Attorney General Jeff Sessions this week sent a memo to top Justice Department officials declaring that, effective immediately, “Department attorneys may not enter into any agreement” that would direct punitive payments to non-victim third party organizations.
Sessions’ order halts an Obama-era scheme that allowed government bureaucrats to build a slush fund of money collected via fines collected from corporate bad actors and distribute the money to non-governmental advocacy organizations.
As a result, millions of dollars that otherwise would have been allocated to the Treasury were diverted to groups on the government’s approved list of recipients, which included several liberal activist organizations such as The National Council of La Raza, The National Urban League, The National Community Reinvestment Coalition and NeighborWorks America, among others.
Not only did the program create a pathway for the donation-instead-of-fine scheme, it also provided incentive for fined entities to opt for a donation by making the monetary value of a donation worth twice as much than simply paying the fines.
As Sessions notes in his memo, “These third-party organizations were neither victims nor parties to the lawsuits.”
And, for critics, that the program was an obvious scheme to fund groups interested in growing government power wasn’t even the biggest problem. Under the Constitution, the legislative branch– not the executive nor the judiciary– is given the authority to distribute government money, including money collected in the form of fines for running afoul of federal laws.
Sessions’ order “applies to all civil and criminal cases litigated under the direction of the Attorney General and includes civil settlement agreements, cy pres agreements or provisions, plea agreements, non-prosecution agreements, and differed prosecution agreements.”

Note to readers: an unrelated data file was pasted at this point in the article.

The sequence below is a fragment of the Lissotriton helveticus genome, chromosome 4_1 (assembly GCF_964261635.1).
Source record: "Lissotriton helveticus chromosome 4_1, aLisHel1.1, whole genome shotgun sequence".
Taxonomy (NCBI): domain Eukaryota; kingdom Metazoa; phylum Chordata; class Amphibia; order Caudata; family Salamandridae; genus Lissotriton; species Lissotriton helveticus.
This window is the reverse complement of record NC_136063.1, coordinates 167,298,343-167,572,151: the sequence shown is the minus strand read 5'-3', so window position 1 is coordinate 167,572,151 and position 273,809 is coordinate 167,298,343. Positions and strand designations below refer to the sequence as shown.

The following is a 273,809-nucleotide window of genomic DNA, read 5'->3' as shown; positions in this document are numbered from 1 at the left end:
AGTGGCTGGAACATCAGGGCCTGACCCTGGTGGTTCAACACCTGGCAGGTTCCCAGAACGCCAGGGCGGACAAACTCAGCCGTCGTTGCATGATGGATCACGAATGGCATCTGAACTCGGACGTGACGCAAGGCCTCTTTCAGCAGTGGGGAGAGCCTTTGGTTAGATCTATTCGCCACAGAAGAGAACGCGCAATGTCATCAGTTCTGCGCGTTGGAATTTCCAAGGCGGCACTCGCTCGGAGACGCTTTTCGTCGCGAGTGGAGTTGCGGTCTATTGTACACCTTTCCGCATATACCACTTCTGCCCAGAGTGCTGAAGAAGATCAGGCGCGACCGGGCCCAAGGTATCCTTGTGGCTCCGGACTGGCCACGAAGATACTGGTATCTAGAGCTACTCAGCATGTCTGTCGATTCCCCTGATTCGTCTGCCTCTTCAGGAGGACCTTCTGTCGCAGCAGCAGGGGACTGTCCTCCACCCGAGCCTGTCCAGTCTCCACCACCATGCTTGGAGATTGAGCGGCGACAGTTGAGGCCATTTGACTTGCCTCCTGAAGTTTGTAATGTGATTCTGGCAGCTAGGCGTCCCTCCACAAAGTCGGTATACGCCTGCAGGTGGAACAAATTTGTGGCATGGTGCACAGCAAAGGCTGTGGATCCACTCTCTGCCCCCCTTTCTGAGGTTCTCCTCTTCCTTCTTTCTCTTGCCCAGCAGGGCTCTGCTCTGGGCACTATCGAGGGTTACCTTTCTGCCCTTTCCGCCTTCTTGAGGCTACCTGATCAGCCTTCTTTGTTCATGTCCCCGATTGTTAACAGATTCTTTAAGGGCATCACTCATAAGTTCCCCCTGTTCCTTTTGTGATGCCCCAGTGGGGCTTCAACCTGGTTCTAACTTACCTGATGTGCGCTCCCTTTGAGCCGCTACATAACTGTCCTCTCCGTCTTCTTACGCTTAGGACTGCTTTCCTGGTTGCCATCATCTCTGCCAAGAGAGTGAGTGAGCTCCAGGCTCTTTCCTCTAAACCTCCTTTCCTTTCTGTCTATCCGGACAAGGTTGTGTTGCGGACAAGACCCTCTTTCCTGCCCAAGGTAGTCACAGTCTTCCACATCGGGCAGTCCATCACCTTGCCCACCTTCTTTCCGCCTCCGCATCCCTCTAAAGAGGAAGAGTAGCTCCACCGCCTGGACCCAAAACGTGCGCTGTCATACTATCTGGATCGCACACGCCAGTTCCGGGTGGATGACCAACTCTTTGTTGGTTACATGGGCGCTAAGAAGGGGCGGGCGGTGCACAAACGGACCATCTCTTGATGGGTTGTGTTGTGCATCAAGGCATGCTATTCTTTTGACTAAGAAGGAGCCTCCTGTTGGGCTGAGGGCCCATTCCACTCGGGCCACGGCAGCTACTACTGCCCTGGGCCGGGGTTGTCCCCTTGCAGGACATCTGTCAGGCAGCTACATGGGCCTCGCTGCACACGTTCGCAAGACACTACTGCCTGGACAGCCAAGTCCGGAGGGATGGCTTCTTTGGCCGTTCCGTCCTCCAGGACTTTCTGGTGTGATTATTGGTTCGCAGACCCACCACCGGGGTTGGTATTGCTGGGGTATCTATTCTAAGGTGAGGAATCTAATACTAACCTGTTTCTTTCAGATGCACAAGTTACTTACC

Three “limited exceptions” to his rule change allow for companies to make deals that would directly benefit victims of bad practices.
Sessions wrote: “First, the policy does not apply to an otherwise lawful payment or loan that provides restitution to a victim or that otherwise directly remedies the harm that is sought to be redressed, including, for example, harm to the environment from official corruption. Second, the policy does not apply to payments for legals or other professional services rendered in connection with the case. Third, the policy does not apply to payments expressly authorized by statute, including restitution and forfeiture.”
The conservative Cato Institute applauded Sessions’ move, declaring: “We should applaud Attorney General Jeff Sessions for one of the big wins for constitutional principle so far in the new administration.”
Congressional attempts to end the Obama era slush fund fizzled out last year following declarations by the Government Accountability Office and Congressional Research Service that lawmaker complaints of violations of the power of the purse were invalid.
But lawmakers revived the efforts under the Trump administration.
Sen. James Lankford ( R-Okla.) and House Judiciary Chairman Bob Goodlatte (R-Va.) are promoting versions of the Stop Settlement Slush Funds Act in both legislative chambers.
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